In its rebuttal, the State argues that Dr. Hogan’s Order of Appointment cannot and does not amend the Remedial Order and that there are no remedial obligations set forth in his order of appointment. It points out that there is only one mention of a clinical review in the Remedial Order, in paragraph 23, and that paragraph was stayed by the court. The State says that the United States’ position that “the Order of Appointment supersedes the Remedial Order, and its expansive interpretation of both Orders, are contrary to law.”
The State also takes issue with what it describes in the rebuttal as a “make-it-up-as-you-go interpretation of the Remedial Order” by the United States, and asks the Court to summarily reject the interpretation that there is a monitor-led review in addition to the annual Clinical Review (which is stayed). It says that the United States never suggested a “Monitor-led review during trial, in its 121-page Proposed Findings of Fact and Conclusions of Law (ECF 233), or in its Proposed Remedial Plan (ECF 265-1)”, and that the only mention of a “clinical review” is for Mississippi, not Dr. Hogan. The State says that the United States “fails to explain why there should be two clinical reviews.”
The State repeats its request to the court that it be allowed to object to any of Dr. Hogan’s invoices, and that Dr. Hogan not incur any costs, directly or indirectly, in connection with the provisions of the Remedial Order that are stayed. It also points out to the Court that it cannot make its initial payment to the Dr. Hogan without a court order, and asks the Court to do so.
Although Families as Allies is not in a position to judge the legal arguments in this dispute, we are concerned that the State’s actions follow a long term pattern of preventing any input from the very people that this case is about: people with mental illness. Who better to let the State know what is needed? Yet, the people this lawsuit was meant to protect have been silenced at every turn.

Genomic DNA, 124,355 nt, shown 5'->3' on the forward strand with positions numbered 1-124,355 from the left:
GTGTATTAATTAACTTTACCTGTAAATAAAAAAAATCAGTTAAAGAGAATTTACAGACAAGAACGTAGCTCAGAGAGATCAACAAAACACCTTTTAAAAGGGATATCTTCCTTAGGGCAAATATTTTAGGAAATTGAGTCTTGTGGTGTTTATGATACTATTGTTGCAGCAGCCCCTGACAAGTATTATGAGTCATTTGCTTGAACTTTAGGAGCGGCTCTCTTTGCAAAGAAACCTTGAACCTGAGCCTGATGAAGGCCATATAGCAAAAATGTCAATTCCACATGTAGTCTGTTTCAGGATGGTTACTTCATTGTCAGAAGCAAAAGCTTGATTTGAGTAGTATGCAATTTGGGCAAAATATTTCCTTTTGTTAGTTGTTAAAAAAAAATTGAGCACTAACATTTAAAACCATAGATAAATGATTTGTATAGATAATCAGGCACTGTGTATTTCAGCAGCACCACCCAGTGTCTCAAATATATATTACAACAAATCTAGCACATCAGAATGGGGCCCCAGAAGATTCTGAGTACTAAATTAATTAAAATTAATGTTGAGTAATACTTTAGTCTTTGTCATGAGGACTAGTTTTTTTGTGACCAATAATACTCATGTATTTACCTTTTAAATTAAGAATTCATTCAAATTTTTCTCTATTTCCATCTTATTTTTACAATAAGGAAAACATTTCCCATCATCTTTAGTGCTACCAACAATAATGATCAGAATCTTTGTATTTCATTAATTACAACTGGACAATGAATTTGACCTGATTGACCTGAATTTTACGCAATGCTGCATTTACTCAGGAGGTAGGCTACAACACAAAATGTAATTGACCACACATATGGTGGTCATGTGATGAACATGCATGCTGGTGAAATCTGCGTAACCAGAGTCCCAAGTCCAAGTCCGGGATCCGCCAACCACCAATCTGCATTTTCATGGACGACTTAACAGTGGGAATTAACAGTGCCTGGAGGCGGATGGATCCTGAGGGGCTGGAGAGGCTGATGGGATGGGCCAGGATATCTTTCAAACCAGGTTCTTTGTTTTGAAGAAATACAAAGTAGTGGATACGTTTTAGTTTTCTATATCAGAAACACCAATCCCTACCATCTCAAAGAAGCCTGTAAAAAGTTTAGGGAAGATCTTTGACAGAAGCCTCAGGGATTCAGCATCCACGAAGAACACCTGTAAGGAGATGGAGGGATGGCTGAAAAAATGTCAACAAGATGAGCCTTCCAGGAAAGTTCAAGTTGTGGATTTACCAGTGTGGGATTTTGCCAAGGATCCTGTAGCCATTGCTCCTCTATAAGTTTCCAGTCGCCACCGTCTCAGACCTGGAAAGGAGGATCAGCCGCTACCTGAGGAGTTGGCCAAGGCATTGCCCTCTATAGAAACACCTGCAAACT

The State’s unrelenting objections to this input begs the question, what is the State afraid it will learn? The State’s attorneys have spent the last two years arguing in court that there was never any reason to file this lawsuit and the problems have already been fixed even if there was. If that’s the case, why wouldn’t the State’s attorneys welcome confirmation from the people using the system?
The parts of the remedial plan that were stayed are: expanding peer support to satellite mental health clinics; increasing the number of housing vouchers; doing a clinical review of whether clinical services help people, and developing a plan to implement the remedy. The State argued that these requirements were not funded by the legislature and that implementing these changes would fundamentally alter the state mental health system.
For more background on the Partial Stay of the Remedial Order:
Judge Reeves Issues Partial Stay in Mental Health Lawsuit
US Judge Issues Partial Stay For Mississippi in Federal Mental Health Lawsuit
(Steve Wilson, Northside Sun)